Kathleen M. Blee is Distinguished Professor of Sociology at the University of Pittsburgh.
Blee’s book, Women of the Klan: Racism and Gender in the 1920’s, was first published with critical acclaim in July of 1992 by UC Press. The second edition, published by UC Press in December of 2008, was updated with a new preface. In her blog entry below, she recounts a meeting with a man during her research for the book.
By Kathleen Blee
I spent years digging up information about the Ku Klux Klan in the 1920s, a decade when racial and religious hatred became organized on a mass scale in America. One day stands out in my memory. An elderly man, a long-time leader in his small town, agreed to meet with me to tell me what he could remember. I don’t know if he had been in the Klan. But I had seen a picture of him from that time. He was standing in a large crowd of white people: men, women, even children. A few seemed angry, some just curious. Most didn’t display any particular emotion. Above them, a black man swung from a tree, a rope around his neck. It was one of the country’s last lynchings.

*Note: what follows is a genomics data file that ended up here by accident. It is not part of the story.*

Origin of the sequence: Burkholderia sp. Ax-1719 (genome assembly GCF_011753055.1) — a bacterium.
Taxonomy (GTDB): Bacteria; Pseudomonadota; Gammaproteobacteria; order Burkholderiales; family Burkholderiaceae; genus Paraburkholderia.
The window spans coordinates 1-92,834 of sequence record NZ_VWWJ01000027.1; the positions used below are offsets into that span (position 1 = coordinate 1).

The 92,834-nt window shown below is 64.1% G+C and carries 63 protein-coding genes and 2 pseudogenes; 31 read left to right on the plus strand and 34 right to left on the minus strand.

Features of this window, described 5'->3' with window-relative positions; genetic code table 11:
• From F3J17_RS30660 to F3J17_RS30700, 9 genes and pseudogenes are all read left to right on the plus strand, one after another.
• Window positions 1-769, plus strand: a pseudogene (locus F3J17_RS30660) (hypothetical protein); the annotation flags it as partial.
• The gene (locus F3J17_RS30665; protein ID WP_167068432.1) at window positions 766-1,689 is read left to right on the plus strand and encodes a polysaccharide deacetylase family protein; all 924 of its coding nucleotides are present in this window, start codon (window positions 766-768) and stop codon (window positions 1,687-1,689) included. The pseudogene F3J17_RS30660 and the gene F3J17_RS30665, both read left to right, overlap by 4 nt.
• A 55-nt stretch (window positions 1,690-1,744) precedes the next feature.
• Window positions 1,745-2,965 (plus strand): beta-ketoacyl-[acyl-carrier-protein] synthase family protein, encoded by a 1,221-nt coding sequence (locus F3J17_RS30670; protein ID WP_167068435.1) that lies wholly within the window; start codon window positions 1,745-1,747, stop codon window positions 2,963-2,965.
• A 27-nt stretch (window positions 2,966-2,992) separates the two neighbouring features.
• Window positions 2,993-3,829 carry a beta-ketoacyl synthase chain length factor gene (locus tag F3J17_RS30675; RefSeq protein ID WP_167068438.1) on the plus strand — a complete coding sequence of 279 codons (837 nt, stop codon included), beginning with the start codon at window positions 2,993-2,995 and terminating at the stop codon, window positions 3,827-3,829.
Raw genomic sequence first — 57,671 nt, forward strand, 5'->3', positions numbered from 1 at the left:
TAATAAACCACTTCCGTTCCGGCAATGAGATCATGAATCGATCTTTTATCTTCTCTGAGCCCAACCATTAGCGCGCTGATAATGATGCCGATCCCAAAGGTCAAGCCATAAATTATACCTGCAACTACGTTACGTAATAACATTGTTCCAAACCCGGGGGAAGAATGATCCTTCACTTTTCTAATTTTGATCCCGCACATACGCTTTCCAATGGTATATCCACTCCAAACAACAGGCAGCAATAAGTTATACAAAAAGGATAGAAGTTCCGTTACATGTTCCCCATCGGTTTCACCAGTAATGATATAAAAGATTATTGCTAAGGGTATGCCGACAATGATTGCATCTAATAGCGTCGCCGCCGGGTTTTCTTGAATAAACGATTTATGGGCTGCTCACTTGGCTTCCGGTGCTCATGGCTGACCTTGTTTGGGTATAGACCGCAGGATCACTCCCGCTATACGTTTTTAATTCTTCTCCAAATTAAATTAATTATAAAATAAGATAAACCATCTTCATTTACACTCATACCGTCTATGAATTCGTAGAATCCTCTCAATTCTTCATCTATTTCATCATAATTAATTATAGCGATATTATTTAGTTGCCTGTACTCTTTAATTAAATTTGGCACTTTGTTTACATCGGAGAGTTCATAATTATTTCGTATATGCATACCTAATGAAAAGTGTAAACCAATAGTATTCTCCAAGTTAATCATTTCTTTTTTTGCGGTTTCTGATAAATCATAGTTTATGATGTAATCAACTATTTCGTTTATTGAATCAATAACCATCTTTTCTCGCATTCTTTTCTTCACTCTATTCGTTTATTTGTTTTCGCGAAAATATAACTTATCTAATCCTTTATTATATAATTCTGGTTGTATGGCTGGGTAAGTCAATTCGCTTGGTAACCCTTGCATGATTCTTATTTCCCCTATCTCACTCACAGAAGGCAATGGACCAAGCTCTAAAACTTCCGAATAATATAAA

I was worried about how he would react when I mentioned the photo. Would he deny it? Throw me out of his house? Break down with shame? In fact, he did none of these. He simply asked if I would like an autographed copy; he had plenty. This man would not likely be regarded in his community as a racist or a hater and he would not think of himself this way. The way he saw it, the lynching was an unfortunate incident, probably a mistake, but also, for him, a moment of fame.
Women of the Klan tries to make sense of how someone could look back at the horror of lynching with such indifference. By looking at how so many “ordinary” white Protestant native-born women got swept up into the Klan’s vicious crusades, I try to understand how racial hatred and religious bigotry could become part of the fabric of daily life for so many people, how collective cruelty could be practiced so casually with so little reflection or regret.